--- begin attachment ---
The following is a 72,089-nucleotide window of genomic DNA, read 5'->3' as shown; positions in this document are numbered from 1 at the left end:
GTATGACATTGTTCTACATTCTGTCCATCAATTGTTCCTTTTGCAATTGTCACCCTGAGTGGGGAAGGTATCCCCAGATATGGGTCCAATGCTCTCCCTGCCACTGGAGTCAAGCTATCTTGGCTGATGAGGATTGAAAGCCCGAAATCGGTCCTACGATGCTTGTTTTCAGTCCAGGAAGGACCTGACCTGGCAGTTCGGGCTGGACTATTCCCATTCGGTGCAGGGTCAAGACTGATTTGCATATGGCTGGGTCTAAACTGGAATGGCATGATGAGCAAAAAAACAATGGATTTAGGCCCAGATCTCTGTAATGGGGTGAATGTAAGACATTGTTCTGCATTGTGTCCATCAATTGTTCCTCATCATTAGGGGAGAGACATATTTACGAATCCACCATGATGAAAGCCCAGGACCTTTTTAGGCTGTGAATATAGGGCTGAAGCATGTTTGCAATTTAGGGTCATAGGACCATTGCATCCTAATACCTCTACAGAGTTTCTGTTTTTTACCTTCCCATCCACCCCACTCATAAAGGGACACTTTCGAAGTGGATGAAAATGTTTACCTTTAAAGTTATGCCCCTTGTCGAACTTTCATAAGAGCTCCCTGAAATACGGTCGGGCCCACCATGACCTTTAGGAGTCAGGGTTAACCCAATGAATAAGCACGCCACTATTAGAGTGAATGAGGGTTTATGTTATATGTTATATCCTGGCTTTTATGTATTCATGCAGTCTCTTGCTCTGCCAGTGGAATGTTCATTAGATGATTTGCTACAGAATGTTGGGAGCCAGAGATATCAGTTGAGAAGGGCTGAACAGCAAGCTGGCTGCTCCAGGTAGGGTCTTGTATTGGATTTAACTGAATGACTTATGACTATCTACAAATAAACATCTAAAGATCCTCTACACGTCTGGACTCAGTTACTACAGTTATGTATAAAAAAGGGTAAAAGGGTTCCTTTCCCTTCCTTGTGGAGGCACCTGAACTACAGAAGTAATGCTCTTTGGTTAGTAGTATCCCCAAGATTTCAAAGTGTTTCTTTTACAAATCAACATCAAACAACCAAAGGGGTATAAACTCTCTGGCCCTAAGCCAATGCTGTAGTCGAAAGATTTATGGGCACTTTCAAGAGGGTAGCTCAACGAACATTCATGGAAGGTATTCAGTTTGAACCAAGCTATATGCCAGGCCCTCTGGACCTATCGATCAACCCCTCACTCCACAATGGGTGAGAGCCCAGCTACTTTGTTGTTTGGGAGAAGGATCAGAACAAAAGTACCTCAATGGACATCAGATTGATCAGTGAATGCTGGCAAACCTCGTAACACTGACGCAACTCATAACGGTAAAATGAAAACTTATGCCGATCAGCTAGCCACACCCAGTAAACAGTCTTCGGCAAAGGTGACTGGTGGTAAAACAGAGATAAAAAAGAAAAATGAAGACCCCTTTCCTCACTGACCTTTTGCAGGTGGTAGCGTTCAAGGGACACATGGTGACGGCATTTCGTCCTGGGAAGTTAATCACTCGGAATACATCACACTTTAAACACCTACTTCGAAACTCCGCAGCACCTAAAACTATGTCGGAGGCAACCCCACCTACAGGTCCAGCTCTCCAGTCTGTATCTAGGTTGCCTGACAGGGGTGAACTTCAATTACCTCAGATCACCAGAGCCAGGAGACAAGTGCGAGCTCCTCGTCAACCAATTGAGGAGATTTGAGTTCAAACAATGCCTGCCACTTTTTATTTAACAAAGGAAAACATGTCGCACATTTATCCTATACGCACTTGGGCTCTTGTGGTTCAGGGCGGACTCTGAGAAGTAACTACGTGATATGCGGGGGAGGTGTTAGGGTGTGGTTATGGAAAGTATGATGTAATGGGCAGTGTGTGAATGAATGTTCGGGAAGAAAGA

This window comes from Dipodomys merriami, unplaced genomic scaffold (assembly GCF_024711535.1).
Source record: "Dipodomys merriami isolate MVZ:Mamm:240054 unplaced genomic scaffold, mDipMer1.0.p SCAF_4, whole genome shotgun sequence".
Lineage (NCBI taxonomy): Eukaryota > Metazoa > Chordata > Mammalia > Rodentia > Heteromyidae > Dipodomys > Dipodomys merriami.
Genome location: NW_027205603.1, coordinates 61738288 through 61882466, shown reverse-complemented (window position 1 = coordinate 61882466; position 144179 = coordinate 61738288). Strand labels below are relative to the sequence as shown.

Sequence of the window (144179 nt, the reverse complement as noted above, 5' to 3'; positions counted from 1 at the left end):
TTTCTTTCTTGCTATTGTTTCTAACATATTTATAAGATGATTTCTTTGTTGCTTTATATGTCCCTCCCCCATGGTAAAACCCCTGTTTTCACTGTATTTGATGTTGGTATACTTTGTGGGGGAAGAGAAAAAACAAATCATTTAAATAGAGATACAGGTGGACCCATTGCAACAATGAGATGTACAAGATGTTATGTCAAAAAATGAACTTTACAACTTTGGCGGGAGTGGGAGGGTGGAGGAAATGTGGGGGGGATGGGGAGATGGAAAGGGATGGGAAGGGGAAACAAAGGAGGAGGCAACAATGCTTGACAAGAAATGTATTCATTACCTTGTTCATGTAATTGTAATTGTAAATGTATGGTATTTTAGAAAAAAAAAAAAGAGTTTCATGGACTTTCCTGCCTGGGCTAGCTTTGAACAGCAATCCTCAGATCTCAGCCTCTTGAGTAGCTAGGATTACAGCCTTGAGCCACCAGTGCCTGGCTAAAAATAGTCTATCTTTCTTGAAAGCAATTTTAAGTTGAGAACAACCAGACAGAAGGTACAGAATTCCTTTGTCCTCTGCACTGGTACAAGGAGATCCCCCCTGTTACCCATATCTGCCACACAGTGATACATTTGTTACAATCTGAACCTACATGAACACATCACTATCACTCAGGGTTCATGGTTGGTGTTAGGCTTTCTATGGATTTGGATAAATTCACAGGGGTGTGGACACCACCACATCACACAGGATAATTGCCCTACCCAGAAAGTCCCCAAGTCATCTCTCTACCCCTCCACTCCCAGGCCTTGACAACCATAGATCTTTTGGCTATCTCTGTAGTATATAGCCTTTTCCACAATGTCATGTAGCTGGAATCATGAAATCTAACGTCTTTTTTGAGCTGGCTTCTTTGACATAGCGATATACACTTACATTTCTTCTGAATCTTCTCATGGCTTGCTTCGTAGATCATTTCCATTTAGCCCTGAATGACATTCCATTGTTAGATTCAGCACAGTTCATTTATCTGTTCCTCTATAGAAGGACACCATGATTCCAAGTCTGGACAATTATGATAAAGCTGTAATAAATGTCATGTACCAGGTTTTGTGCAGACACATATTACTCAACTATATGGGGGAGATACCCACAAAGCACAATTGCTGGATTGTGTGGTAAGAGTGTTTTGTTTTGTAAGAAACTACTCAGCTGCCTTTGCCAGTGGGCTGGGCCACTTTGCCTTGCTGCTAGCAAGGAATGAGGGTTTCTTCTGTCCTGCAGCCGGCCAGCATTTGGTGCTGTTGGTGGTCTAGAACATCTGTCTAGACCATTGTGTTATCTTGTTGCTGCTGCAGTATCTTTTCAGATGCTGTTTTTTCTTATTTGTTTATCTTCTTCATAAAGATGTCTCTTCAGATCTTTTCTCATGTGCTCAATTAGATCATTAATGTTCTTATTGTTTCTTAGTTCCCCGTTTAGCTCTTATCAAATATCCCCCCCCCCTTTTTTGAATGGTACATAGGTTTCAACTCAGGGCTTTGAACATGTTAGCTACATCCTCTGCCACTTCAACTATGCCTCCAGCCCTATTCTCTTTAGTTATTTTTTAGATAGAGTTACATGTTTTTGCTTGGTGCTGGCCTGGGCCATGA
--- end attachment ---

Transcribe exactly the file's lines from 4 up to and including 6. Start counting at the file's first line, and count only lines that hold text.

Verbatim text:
Source record: "Dipodomys merriami isolate MVZ:Mamm:240054 unplaced genomic scaffold, mDipMer1.0.p SCAF_4, whole genome shotgun sequence".
Lineage (NCBI taxonomy): Eukaryota > Metazoa > Chordata > Mammalia > Rodentia > Heteromyidae > Dipodomys > Dipodomys merriami.
Genome location: NW_027205603.1, coordinates 61738288 through 61882466, shown reverse-complemented (window position 1 = coordinate 61882466; position 144179 = coordinate 61738288). Strand labels below are relative to the sequence as shown.